Neoclassical Drop-Leaf Chest of Drawers Walnut Olive Late 1700s

The last quarter of the 1700's

Code :  ANTRIB0000108

not available
Neoclassical Drop-Leaf Chest of Drawers Walnut Olive Late 1700s

The last quarter of the 1700's

Code :  ANTRIB0000108

not available

Neoclassical Drop-Leaf Chest of Drawers Walnut Olive Late 1700s - The last quarter of the 1700's


The last quarter of the 1700's

Style:  Neo-Classical (1765-1790)

Age:  18th Century / 1701 - 1800

Year:  Ultimo quarto del XVIII sec.

Origin:  Veneto, Italy

Main essence:  Walnut

Material:  Walnut Veneer , Solid Olive


A late 18th Century Neoclassical walnut and olive wood veneered drop-leaf chest of drawers with raised compartment. Three drawers and drop-leaf door, internal compartment with small drawers and compartments. Two doors with bipartite burl panels. Cherry and maple decorations. Bracket feet, fir interiors. The chest of drawers shows signs of the English influence of the Queen Anne (1702-1714) period. Manufactured in Italy, Veneto.

Product Condition:
Good conditions, wear consistent with use. Some of the internal small drawers were replaced.

Dimensions (cm):
Height: 209
Width: 112
Depth: 54

Certificate issued by:  Dott. Cuoccio Vittorio

Additional Information

Style: Neo-Classical (1765-1790)

This historical period includes a properly definable first phase of the Louis XVI style.
Only later, with the maturation of archaeological fashions, a new vision of the civilization of furniture is formulated and codified, now fully ascribable to the Neoclassical style.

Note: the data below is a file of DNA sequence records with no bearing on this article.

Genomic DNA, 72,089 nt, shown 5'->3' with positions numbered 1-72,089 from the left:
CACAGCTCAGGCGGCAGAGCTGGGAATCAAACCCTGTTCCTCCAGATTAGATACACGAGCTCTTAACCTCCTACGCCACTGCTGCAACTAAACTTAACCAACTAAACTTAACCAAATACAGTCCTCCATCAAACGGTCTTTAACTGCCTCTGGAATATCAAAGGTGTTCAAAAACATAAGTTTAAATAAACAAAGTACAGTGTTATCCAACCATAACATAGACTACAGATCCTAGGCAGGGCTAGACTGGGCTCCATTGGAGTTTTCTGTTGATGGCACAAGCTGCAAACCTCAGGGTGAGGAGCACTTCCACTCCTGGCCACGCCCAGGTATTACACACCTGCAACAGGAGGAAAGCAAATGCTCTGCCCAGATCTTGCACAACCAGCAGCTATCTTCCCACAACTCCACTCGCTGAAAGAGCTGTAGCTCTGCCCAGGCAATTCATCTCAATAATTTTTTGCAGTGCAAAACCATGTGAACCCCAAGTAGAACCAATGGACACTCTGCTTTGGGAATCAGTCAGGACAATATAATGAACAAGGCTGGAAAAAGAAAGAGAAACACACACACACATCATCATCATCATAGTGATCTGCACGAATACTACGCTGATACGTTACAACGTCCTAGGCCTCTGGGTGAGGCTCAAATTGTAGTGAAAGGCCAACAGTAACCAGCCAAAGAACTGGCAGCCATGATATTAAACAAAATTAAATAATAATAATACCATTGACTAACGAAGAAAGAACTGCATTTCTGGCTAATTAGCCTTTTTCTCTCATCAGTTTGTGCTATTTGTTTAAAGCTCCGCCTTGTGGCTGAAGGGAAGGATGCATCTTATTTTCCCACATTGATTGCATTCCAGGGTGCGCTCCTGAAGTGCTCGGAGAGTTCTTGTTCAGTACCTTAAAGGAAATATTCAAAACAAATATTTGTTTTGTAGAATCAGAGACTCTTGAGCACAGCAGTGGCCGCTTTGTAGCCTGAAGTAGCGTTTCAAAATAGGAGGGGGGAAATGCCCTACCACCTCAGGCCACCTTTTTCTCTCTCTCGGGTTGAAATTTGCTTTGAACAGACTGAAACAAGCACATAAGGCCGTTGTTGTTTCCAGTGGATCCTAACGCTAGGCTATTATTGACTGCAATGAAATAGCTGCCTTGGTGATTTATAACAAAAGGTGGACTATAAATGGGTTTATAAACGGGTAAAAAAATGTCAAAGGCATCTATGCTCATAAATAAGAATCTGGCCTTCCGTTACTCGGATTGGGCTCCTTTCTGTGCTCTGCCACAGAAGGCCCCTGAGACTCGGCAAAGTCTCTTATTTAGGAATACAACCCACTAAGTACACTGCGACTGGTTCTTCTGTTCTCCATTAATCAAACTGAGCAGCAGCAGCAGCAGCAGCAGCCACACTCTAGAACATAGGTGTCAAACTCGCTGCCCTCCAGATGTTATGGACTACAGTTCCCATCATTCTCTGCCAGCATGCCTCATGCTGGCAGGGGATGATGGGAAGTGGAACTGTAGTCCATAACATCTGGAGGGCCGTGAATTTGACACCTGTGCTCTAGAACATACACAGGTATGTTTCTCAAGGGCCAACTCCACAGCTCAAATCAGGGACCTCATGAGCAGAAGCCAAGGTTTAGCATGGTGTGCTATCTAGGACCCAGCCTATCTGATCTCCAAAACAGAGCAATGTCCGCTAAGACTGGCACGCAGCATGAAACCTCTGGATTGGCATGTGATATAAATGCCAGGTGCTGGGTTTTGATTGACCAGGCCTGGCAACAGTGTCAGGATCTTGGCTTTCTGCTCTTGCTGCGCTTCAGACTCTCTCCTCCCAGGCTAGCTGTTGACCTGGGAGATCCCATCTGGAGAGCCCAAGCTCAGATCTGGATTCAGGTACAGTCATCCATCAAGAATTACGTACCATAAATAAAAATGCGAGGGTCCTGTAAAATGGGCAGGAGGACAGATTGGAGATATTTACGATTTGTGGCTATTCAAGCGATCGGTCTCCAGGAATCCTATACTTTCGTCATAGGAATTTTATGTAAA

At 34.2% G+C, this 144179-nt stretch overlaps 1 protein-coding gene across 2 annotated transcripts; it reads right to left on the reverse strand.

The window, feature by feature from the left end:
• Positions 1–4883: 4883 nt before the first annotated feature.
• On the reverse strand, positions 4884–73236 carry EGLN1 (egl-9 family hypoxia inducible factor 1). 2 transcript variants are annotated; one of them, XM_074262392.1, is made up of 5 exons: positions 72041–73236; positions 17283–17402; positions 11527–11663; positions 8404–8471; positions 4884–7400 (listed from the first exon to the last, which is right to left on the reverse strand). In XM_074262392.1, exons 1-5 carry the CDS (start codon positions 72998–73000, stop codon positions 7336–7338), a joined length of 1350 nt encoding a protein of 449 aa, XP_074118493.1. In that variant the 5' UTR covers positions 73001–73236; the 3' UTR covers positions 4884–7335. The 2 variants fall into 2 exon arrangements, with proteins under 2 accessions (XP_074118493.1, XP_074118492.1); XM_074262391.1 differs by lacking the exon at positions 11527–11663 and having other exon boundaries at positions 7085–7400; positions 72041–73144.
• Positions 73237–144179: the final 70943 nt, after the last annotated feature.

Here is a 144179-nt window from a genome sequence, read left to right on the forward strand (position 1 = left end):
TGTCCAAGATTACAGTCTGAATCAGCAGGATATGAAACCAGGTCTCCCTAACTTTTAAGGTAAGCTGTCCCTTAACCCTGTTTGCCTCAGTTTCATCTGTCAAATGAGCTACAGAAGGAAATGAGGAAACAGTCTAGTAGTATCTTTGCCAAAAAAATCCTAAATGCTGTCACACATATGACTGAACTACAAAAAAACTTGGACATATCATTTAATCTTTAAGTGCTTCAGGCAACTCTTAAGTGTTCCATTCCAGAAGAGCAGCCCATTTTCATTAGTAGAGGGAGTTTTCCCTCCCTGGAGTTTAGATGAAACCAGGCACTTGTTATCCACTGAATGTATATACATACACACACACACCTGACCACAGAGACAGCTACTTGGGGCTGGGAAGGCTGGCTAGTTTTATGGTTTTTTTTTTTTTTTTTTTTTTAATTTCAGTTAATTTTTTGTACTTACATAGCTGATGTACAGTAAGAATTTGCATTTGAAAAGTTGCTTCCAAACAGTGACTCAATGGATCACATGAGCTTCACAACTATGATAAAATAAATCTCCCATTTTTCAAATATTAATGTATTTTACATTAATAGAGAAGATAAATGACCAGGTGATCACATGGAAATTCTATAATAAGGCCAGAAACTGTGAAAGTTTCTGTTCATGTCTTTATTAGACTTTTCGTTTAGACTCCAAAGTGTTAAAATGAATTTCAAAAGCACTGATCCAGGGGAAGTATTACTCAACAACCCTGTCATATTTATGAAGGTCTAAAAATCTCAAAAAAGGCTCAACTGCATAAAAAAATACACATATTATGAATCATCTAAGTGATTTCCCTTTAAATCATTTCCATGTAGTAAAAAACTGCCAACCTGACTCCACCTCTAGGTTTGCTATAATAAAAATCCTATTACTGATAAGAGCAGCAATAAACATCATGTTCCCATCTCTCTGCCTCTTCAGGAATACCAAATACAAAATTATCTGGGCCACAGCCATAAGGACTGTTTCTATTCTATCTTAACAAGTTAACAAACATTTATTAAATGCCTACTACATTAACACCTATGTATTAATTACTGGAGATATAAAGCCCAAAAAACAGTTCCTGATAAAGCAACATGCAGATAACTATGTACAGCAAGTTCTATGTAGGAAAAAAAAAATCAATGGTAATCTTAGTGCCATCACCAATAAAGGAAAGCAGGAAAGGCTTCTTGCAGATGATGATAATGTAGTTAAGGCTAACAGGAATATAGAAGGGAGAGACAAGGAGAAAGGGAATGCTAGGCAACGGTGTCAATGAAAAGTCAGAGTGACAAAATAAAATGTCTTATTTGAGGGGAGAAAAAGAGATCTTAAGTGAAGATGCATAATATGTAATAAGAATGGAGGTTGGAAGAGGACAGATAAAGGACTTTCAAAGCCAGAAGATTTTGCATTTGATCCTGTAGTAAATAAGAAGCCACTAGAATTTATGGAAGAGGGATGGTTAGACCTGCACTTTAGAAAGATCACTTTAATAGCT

In fact, both trends coexist in unison until the last years of the eighteenth century.
In the field of cabinet making, the Direttorio, Retour d'Egypte, Consolare and Impero styles also fall within the neoclassical era.
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Age: 18th Century / 1701 - 1800

Main essence: Walnut

Walnut wood comes from the plant whose botanical name is juglans regia , probably originally from the East but very common in Europe. Light or dark brown in color, it is a hard wood with a beautiful grain, widely used in antique furniture. It was the main essence in Italy throughout the Renaissance and later had a good diffusion in Europe, especially in England, until the advent of mahogany. It was used for solid wood furniture and sometimes carvings and inlays, its only big limitation is that it suffers a lot from woodworm. In France it was widely used more than anything else in the provinces. In the second half of the eighteenth century its use decreased significantly because mahogany and other exotic woods were preferred.


Walnut Veneer

Solid Olive

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